How A Trial Begins

The United States of America has a two-part court system: Federal and State. Both court systems follow similar procedures. A court does not decide what cases will be brought to it. Criminal cases begin when a prosecutor charges someone with a crime. Civil cases begin when a plaintiff brings a lawsuit against someone else (a defendant).

Examples of criminal cases: stealing a car, selling illegal drugs, killing someone.

Examples of civil cases: not paying a bill, claiming damages for carelessness, not honoring a contract.

The judge and the jury are the last to enter the courtroom at the beginning of a trial. The judge sits at the front of the room, higher than the rest of the court, and faces everyone.

The plaintiff’s attorney usually sits at a table closest to the jury, facing the judge. The defense attorneys and their clients sit at a separate table next to the plaintiff’s attorney.

The plaintiff’s attorney begins the trial with an opening statement. The defense attorney can also give an opening statement. The opening statement is just to give the jury an idea of what the case is about and to highlight what the attorneys believe are the important points in the case. The opening statement is not evidence for the jury to consider in making a decision on the case.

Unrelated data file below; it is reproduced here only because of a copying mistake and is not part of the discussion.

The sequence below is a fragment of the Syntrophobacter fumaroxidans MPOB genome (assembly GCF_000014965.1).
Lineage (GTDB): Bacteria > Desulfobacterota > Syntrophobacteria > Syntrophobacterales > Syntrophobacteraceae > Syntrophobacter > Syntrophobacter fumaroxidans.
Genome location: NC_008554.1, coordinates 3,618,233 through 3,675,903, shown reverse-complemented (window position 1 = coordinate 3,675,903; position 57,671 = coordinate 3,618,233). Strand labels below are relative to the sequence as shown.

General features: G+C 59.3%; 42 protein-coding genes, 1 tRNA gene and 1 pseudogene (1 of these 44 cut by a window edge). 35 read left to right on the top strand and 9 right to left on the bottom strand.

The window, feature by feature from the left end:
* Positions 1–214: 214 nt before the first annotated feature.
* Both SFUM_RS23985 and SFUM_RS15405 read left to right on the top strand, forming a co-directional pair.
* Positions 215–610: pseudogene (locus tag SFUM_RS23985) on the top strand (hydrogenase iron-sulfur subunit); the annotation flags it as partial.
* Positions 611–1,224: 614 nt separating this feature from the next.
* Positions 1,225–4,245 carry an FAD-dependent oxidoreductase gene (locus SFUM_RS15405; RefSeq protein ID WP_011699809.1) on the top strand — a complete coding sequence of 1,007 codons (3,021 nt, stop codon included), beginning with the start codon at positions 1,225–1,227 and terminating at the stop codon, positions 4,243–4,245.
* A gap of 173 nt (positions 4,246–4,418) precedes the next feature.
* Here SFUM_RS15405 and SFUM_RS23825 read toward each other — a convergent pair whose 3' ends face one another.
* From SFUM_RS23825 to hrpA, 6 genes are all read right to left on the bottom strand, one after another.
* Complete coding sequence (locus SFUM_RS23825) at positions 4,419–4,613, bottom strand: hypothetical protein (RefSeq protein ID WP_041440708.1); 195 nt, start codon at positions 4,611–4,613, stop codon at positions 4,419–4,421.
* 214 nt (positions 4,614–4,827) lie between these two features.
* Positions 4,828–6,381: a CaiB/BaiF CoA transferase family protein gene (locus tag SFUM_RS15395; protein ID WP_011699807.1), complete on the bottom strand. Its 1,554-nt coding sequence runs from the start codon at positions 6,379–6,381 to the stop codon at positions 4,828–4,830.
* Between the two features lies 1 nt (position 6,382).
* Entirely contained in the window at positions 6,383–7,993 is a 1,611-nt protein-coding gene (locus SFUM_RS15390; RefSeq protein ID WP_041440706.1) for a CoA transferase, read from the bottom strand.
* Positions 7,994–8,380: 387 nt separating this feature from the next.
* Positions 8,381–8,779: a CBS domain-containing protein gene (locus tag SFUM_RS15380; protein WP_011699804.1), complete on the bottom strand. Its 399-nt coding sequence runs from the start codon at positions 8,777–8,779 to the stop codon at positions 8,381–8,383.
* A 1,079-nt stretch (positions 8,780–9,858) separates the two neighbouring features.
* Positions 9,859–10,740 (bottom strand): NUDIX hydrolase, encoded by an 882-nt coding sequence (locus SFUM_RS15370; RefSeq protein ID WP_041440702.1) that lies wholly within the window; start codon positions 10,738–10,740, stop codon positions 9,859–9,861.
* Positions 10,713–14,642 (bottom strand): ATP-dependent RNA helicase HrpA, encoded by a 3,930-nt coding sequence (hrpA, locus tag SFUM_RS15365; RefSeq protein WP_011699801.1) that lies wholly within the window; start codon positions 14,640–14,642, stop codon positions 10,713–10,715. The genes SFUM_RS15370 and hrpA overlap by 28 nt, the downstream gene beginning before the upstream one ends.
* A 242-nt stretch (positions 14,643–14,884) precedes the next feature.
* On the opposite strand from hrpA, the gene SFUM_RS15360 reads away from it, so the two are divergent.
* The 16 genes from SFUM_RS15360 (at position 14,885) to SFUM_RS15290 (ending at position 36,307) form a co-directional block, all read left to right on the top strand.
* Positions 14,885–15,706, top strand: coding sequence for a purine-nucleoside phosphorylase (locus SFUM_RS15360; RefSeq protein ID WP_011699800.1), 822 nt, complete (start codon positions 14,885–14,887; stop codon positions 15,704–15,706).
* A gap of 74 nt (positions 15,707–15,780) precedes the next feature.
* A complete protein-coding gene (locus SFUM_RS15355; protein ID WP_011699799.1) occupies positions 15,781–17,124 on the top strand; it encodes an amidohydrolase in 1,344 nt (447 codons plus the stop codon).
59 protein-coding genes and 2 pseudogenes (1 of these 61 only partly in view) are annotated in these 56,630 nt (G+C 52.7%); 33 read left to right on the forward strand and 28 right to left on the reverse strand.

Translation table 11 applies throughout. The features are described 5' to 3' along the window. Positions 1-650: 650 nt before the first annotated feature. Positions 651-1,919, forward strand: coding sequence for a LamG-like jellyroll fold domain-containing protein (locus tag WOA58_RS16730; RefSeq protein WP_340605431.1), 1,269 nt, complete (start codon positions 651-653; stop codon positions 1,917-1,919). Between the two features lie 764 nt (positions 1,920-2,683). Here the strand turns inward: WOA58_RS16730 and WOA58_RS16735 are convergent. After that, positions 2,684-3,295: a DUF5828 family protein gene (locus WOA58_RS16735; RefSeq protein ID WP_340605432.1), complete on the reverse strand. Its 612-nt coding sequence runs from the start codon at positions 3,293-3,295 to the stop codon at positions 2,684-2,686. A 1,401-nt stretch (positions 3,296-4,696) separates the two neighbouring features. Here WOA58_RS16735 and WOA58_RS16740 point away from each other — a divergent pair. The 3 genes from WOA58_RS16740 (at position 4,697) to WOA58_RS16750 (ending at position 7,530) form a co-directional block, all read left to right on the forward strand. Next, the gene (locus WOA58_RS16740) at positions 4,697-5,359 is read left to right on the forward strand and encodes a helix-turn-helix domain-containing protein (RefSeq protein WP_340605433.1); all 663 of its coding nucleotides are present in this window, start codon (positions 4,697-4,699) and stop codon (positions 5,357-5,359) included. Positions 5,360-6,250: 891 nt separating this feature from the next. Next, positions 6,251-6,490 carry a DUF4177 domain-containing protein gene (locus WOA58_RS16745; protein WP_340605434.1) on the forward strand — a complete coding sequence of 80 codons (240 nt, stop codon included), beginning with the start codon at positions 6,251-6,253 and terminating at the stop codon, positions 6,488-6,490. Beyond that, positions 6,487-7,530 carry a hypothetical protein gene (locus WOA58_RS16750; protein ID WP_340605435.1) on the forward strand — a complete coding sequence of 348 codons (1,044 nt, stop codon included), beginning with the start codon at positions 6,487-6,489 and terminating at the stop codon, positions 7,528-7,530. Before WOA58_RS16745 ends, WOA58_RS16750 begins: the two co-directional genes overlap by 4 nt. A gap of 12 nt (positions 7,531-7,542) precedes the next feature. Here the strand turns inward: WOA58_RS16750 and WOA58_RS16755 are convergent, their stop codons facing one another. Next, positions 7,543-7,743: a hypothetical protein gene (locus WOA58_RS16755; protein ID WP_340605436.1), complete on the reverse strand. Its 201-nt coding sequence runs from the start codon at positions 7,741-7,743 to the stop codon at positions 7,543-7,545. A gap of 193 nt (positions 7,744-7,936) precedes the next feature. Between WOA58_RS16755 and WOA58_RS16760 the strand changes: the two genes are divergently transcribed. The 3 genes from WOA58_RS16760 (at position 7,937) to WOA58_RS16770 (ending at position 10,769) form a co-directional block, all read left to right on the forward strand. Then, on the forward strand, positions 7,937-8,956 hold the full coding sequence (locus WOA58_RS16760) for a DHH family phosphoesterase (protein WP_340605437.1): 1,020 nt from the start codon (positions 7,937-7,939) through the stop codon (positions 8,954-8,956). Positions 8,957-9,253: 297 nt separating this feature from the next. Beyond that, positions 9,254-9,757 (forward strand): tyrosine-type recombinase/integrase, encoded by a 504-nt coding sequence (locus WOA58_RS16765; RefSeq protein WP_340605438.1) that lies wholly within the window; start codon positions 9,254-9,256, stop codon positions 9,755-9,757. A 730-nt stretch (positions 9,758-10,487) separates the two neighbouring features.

The plaintiff’s attorney presents evidence by calling witnesses. After the plaintiff’s attorney asks questions of the witness, the defense attorney may also ask questions of the witness. When a plaintiff’s attorney asks questions of his own witness, it is called a “direct examination.” When a defense attorney asks questions of the plaintiff’s witnesses, it is called “cross examination.” The defense has a choice whether to testify and whether to call witnesses. If the defendant or other defense witnesses testify, the plaintiff’s attorney may cross-examine them.

During the trial, the attorneys are allowed to make “objections” to testimony or other evidence. The judge rules on each objection and either agrees with the objections (in which case the judge will state, “sustained”) or will not agree with the objection (in which case the judge will state, “overruled”).

The plaintiff’s attorney will make a closing statement at the end of the trial. The defense attorney may also make a closing statement, or closing argument. The purpose of the closing statement is to summarize the case and remind the jury of each side’s most important points of the case.

The judge will then read a set of instructions to the jury, which tells the jurors what legal rules they must follow in reaching a decision.